John Davis Gallery
330 West 38th Street, Suite 511
New York, New York 10018
January 6 – January 29
Lois Dickson paints what Cézanne called the “bones of nature.” Her primary subject matter here is bracket fungus, or asymmetrical rows of scalloped spores that grow on fallen trees, and other types of fungi with differently shaped and colored caps, gills, and stipes.
“Lost,” (2004), a large square painting, is a barely contained mass of tangled brush and leaves, with the suggestion of shadowy tree trunks in the background. The wall of entangled twigs, leaves and branches boldly takes up two thirds of the canvas and the dark verticals of tree trunk are placed in the top third. The reworking of contours, based on numerous observations of photographs or actual locales, keeps the pictorial space shallow. Shapes are repeated and the linear activity spreads out towards the edges of the canvas. This diffusion of linear marks is not contained by a tight architectural structure. The interplay of many different shades of brown and green, the harmonization of mid-tomes, is wonderful to look at.
In “Commencement,” (2004), we see a fine display of the artist’s preference for small to medium sized hatches. The tension between the independent life of the brushstroke and the descriptive power of the mark is never fully resolved. The small almost rectangular scribbles which form the main imagery are reminiscent of Cézanne. The artist looks at the subject and modifies the contours again and again through careful reiterations. Forms are defined by the counterbalancing of horizontal and vertical strokes of paint. We see a preponderance of dash like brushstrokes, which are almost straight lines, miraculously form into curved edges. The central fungus shape is like a diamond placed in a deep blue velvet ring box. It is articulated towards us by a structure which echoes it. In many of the canvases in this show the fungus or main focus of the composition consists of lighter and brighter hatches of color, mainly off whites, tans, ochres, and red oranges. The backdrops supporting these meaty funguses are diffuse darker tones. The artist’s fascination with these unique objects, the warts or tumors of the earth, emphasizes the humble and focused and intense task she has set herself, to make a new object that is a record of the interconnectivity between mind, hand and eyes.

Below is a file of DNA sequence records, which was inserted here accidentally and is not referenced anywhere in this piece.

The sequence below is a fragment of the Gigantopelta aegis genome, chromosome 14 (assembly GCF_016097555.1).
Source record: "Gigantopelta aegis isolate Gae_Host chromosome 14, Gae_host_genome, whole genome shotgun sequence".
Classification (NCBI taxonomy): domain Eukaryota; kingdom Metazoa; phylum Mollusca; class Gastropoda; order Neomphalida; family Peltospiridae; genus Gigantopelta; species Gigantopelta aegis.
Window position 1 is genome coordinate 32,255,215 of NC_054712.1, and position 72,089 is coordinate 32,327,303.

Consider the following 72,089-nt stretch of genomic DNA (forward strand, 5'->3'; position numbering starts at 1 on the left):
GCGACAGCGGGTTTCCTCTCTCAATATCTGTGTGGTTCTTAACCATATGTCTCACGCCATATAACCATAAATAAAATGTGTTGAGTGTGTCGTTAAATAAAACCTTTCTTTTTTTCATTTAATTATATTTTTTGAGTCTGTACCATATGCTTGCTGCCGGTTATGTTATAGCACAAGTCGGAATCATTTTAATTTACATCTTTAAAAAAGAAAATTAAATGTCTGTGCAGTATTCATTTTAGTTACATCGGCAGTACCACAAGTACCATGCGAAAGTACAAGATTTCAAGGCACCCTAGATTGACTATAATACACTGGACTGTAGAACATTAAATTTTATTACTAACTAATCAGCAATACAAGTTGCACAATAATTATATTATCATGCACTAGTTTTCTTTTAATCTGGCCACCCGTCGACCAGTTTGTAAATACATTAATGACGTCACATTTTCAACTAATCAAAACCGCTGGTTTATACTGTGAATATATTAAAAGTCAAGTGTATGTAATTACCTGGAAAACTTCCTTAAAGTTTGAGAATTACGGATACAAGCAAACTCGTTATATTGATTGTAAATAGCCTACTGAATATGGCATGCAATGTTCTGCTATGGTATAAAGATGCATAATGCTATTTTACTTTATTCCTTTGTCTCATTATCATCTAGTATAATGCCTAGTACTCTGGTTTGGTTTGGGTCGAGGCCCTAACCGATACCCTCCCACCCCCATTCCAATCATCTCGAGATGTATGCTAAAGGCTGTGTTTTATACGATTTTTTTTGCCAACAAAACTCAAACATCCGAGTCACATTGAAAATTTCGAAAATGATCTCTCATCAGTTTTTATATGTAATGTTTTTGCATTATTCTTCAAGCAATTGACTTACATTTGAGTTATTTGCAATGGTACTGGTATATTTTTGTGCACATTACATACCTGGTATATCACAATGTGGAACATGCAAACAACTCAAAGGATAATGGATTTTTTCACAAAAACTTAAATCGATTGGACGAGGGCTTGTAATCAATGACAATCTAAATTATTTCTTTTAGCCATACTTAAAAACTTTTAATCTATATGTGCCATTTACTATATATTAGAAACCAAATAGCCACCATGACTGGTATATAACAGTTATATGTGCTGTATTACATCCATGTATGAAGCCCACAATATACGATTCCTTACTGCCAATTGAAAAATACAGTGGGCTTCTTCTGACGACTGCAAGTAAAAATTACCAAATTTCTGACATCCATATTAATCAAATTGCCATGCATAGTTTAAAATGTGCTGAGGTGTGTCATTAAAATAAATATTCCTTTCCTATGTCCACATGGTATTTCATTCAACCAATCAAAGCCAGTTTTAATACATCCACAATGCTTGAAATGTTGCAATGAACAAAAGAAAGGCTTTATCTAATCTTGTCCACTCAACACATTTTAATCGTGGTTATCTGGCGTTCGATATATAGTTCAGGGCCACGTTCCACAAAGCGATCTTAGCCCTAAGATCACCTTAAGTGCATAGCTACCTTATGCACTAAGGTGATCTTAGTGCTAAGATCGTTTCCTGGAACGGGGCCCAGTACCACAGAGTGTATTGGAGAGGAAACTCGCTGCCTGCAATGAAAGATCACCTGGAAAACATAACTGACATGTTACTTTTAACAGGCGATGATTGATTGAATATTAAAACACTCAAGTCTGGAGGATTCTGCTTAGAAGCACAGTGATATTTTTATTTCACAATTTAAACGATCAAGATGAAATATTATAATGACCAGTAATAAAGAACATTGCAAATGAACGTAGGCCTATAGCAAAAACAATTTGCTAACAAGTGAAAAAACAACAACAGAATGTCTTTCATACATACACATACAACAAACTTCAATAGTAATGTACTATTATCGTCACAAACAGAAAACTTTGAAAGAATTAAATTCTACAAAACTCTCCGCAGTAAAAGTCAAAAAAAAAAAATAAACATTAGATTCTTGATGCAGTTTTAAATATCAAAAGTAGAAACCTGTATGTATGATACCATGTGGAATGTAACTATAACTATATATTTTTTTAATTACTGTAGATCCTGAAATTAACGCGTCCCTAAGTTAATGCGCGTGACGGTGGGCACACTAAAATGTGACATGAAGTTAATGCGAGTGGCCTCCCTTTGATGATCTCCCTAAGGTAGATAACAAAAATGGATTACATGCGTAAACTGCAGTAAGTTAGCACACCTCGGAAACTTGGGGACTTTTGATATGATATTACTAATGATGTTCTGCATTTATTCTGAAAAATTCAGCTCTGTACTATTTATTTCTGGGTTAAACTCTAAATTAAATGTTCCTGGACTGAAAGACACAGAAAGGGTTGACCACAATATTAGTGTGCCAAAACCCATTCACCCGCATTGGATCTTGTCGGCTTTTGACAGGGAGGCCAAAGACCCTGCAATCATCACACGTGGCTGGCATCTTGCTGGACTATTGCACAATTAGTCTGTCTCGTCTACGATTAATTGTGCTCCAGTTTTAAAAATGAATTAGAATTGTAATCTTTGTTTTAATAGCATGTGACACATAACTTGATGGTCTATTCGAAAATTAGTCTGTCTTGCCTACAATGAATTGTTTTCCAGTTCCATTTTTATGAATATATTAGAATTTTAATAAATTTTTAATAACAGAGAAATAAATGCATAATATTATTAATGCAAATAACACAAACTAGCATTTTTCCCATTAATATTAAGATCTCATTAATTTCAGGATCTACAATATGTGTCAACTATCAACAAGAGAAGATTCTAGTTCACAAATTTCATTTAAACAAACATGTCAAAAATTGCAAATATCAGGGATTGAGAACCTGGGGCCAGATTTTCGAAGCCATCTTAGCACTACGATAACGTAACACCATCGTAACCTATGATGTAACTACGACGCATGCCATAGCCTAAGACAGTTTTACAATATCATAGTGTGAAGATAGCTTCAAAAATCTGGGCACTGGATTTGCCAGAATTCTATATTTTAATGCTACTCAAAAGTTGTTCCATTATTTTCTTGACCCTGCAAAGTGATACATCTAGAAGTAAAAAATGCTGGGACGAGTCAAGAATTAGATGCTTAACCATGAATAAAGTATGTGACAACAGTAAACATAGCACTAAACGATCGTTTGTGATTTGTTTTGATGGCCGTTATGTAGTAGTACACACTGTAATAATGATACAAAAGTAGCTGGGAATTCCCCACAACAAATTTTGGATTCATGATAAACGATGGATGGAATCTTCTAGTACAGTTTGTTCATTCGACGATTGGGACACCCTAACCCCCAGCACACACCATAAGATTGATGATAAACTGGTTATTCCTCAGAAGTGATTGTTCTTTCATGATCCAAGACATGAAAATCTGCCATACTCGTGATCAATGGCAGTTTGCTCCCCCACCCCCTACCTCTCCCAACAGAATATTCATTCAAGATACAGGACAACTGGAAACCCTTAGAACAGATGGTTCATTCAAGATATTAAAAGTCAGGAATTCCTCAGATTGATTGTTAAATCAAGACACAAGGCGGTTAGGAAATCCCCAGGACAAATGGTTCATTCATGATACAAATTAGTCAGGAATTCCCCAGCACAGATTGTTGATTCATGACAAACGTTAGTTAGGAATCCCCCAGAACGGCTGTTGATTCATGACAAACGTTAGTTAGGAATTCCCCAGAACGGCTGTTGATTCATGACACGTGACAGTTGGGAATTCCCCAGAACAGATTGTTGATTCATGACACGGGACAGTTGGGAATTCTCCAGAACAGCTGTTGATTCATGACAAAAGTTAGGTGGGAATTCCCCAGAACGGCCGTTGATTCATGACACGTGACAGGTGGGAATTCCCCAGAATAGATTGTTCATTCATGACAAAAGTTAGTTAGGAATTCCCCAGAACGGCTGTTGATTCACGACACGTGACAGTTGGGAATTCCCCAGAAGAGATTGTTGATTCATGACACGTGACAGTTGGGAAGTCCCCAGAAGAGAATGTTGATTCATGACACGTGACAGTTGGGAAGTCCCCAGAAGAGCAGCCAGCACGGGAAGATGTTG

The “Dunderawe” series of small paintings probably has nothing to do with the castle Dunderawe, located on the Scottish Island known as Fraoch Eilean, or Isle of Heather, but does include some beautiful paintings. The most successful paintings in this series have a thick impasto, not unlike Monet’s late water lily paintings. The crusted pigment, layers of deep violets, greens and browns, surround the pale white, orange, and yellow meat of the enthroned fungus. The busier small canvases in this series are not as impressive as the larger busy compositions, because the visible revisions and implied sense of movement through use of repetition are stunted by the format. It would be interesting to see the artist use large areas of thick impasto in larger works. Like Monet did with his water lilies, Dickson creates objects that reek of the real but inevitably affirm an abstract concept.
Lois Dickson creates interesting pictorial spaces because they are ambiguous. This is due to the mix of natural and unnatural light sources and coloration. She revisits the subject whether it’s a specific location outdoors or fungi placed on a table, over and over again, and this re-looking is the true subject matter of the work.
One wonders if a more exacting realism or a complete surrender to the abstract would push the artist in an interesting direction. Through her worship of natural forms, her ability to rediscover some new nuance every time she re-looks at her subject and her overlaying of one set of observations over another, Dickson creates a new abstract concept of the natural world.print